Robinson broke a franchise record with 143 receiving yards in the wild card loss to the Eagles, with the 33 yards he gained on consecutive catches getting the Bears into field goal range for Cody Parkey’s ill-fated double-doink. The connection he showed with Mitch Trubisky in a brief playoff appearance was encouraging, and expectations in 2019 should be high for a guy who doesn’t turn 26 until a few weeks before the season begins.  

2. Taylor Gabriel
Usage: 16 games, 77.2 percent of offensive snaps
2019 status: $6.5 million cap hit

Gabriel blew past his career highs in targets (93; previous high: 72), receptions (67; previous high: 36), yards (688; previous high: 621), catch percentage (72, previous high: 70) and offensive snaps (830; previous high: 61.2). Gabriel had six receptions of 30 or more yards, and flashed some impressive downfield ball skills on tough 40-plus yard grabs against the Dolphins (twice) and Vikings. 

Over half of Gabriel’s receptions on third down generated a first down, with the 5-foot-8, 165 pound receiver displaying strong hands and slick route running to become a favorite target of Trubisky’s when he needed to gain tough yardage. Gabriel’s catch percentage ranked 14th among qualified receivers in 2018. 

With opposing defenses often working to take away the deep ball from Trubisky’s arsenal, Gabriel didn't have a ton of downfield opportunities (he averaged a little under one target of 20 or more yards downfield per game, per PFF). He wasn’t able to do much after the catch, either — per NFL’s Next Gen Stats, he had the league’s third-worst difference in his average yards after the catch per reception (3.6) to his expected YAC per reception (5.1), though that number is likely skewed by some of the screens and short throws that required better blocking execution around him. 

Even if Gabriel’s statistical profile may not show it, he remains a speedy, versatile threat who Matt Nagy surely will try to do more things with in 2019. This is a guy nicknamed “Turbo,” after all. 

3. Anthony Miller
Usage: 15 games, 53.6 percent of offensive snaps, 9.2 percent of special teams snaps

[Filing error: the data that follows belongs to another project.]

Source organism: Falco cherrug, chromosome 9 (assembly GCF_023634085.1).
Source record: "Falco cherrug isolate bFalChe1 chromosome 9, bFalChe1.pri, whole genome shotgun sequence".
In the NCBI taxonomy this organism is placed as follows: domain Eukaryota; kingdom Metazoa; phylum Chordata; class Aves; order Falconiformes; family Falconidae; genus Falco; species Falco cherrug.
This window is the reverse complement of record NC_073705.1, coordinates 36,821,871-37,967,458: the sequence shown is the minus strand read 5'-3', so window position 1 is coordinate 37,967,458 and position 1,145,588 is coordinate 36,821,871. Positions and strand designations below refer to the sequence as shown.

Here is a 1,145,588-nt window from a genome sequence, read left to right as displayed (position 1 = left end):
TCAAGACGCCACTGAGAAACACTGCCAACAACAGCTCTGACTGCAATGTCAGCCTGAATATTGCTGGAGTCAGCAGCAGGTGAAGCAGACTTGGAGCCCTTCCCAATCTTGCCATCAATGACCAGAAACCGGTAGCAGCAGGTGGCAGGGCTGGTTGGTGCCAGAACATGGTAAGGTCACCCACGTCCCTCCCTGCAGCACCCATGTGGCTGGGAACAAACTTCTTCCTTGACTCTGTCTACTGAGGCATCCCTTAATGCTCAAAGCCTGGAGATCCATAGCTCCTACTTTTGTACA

2019 status: $1,216,750 cap hit

Miller may miss some or all of OTAs and minicamp after undergoing offseason surgery to repair his shoulder, which separated twice during the season (including once while he was carrying an end-around against the Vikings in Week 17). Miller, though, wore a shoulder harness and battled his way through the season, playing in 15 games and leading the Bears with seven receiving touchdowns. 

Miller did disappear within the offense for a three-week stretch in December, only receiving three targets against the Giants, Rams and Packers. But that stretch didn’t change the team’s long-term outlook for the former second-round pick. 

“We probably overloaded him to some extent in the middle of the season because we, ‘Oh, my gosh, throw everything at him!’ And we kind of throttled that back a little bit,” offensive coordinator Mark Helfrich said in the midst of that December stretch. “People adjusted to him, you know. For a while it was, ‘Hey, let’s cover this guy. Or double this guy. Or what about this guy?’ So he’s been played a little bit differently but very, very excited about his future.”

4. Josh Bellamy 
Usage: 16 games, 29.9 percent of offensive snaps, 57.8 percent of special teams snaps
2019 status: Unrestricted free agent

“Beezo” will hit free agency as one of the most popular, universally-respected players in the Bears’ locker room. He’s a core special teamer and has the flexibility to play all three receiver positions in Nagy’s offense. 

While Bellamy did mis-handle a Trubisky pass that led to an interception against the Patriots in October, he only had one other drop during the season, per PFF. He’s much better suited for the role he played in 2018 — fourth/fifth receiver, core special teamer — than having to be relied upon as a top-three receiver, which he had to be frequently during the John Fox era. His offensive usage rate in 2018 was the lowest in his four-year tenure with the Bears. 

That’s all to say it wouldn’t be surprising to see the Bears retain Bellamy in free agency next month. 

5. Kevin White
Usage: 9 games, 15.9 percent of offensive snaps, 1.2 percent of special teams snaps
2019 status: Unrestricted free agent

White’s future with the Bears was sealed in Week 9, when he was among the inactives for a game against the Buffalo Bills in which Robinson (who, to be fair, played a different receiver position) was inactive as well. Nagy hoped having White focus on playing on position — he was the backup to Gabriel — would allow him to being to seize on the potential that led Ryan Pace to draft him seventh overall in 2015. That didn’t happen.